I've never been one to carry cameras around. If you know me then you also know that I do not like to have my picture taken. In family gatherings I will volunteer to be the picture-taker so that I can escape the eye of the camera.

A few weeks ago I got a kyocera, a tiny thing you can hold in one hand and shove into a pocket but which takes both pictures and movies. I think I was also enchanted with how the entire thing twists in half to position the lens. It reminds me at least of those transforming gadgets and toys.

Since then, I've taken it out only once in a while to snap a photo. I've posted a few above. From left to right, top to bottom, they are: A building on Market St, Odd people at a bus stop in the Mission, PapaToby's - a cafe I am often at, DJs Sensei and Phelan playing at a friend's birthday party, Me, My shoes, A couple shots of friends Pyotr and Lisa.

Sometimes, oddly enough, I'll just look through the lens at the world around me without ever pushing the button that captures the image. For a moment, I'm enjoying the world as it is seen through a lens without feeling the need to then take that image home with me. It is like leaning over on a beach to wonder at a shell without feeling you have to pocket it and later mount it on some shelf. Is it a theft? Is it a fight against the ephemeral?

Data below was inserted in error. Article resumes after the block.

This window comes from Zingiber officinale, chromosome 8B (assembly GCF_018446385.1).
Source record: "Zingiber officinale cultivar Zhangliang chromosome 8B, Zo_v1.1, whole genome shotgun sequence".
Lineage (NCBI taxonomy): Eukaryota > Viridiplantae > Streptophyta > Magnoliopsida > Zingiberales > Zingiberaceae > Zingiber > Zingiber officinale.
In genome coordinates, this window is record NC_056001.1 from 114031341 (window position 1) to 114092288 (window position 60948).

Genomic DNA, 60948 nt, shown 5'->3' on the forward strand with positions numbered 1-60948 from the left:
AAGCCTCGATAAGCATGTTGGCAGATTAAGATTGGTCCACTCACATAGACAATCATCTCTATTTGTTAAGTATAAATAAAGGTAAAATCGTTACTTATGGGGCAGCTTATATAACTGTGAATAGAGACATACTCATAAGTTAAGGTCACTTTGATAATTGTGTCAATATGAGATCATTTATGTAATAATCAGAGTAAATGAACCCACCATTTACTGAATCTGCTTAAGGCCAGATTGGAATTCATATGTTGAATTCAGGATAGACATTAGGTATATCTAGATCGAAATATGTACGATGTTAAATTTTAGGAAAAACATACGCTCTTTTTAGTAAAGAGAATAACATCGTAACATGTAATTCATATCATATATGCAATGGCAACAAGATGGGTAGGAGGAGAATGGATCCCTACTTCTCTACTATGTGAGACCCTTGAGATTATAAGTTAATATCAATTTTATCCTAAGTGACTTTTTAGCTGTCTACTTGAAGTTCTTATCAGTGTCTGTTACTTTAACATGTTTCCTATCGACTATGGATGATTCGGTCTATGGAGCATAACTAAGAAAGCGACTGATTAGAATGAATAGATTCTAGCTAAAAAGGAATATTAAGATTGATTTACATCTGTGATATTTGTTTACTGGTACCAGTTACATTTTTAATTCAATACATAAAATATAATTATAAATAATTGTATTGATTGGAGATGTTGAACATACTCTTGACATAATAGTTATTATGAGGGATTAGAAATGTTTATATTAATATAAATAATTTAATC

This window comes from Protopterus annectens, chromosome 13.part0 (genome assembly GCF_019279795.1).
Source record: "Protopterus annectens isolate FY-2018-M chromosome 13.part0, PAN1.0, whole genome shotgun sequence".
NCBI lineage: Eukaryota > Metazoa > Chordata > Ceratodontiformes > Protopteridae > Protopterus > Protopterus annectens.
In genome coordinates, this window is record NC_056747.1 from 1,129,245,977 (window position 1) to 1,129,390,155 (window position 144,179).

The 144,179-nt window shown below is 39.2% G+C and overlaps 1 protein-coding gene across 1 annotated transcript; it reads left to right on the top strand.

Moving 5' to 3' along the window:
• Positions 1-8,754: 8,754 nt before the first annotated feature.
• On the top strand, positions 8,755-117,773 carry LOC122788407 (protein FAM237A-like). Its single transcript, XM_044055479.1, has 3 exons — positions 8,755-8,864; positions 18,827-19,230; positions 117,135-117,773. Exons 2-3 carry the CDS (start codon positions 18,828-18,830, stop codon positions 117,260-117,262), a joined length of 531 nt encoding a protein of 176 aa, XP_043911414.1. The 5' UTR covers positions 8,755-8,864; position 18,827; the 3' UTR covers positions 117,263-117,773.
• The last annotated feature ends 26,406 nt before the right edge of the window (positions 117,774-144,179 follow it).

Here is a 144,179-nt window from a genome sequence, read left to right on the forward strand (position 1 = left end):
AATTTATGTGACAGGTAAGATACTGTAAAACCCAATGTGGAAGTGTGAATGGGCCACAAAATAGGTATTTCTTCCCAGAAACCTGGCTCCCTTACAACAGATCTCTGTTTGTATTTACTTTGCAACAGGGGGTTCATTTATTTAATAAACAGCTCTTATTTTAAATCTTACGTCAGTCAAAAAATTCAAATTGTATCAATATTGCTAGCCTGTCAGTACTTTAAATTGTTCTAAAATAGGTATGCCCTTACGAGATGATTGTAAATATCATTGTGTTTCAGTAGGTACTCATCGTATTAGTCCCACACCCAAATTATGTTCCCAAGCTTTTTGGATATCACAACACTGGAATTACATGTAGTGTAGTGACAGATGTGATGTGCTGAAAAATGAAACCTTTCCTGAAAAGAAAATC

Saturday, January 15, 2005


It is not uncommon of me not to hear from my friend Paul for stretches of time. He and I met in college and have stayed close friends, also living together in Manhattan for a while. Last year, he moved to Hong Kong and we dont keep in touch as much as we used to. When the Tsunami hit I didnt really think of checking up on him since I figured it was safe.

And just now, I learned that he was actually on the beach in Phuket when the Tsunami hit!! He and his girlfriend barely escaped with their lives, only through a series of miracles.

One of the difficult things for me during all the news stories about this has been how to make this all real. To hear 150,000 people died does not make it real and I have no way of feeling connected to the event. It seems too much like an abstraction.

Hearing that one of my closest friends barely escaped and hearing his story left me with a renewed sense of helplessnes but also gave me a small glimpse of the enormous and inhuman tragedy which just occured.

You cant take the story of two survivors and multiply it by thousands. You just can't. We were not meant for this. Our hearts would explode. Still, this has all really brought it home for me. finally.

Here's an excerpt:

it was hard to think to do anything. not that we could, except just hold tight and try to stay upright and not get sucked into the muck. and the waters were rising faster, we floating in it until our heads hit the ceiling, and we had 8 inches of air to breathe like the movies. it was getting darker, and i then started telling my girlfriend and myself, we're going to die here, we're going to die here. as if preparing ourselves for the inevitable as the waters were inching higher. i was trying to remember the orientation of where the glass doors had been so we could dive under the waters and try to get out. and then we were still there at 8 inches to the ceiling for what seemed a small eternity.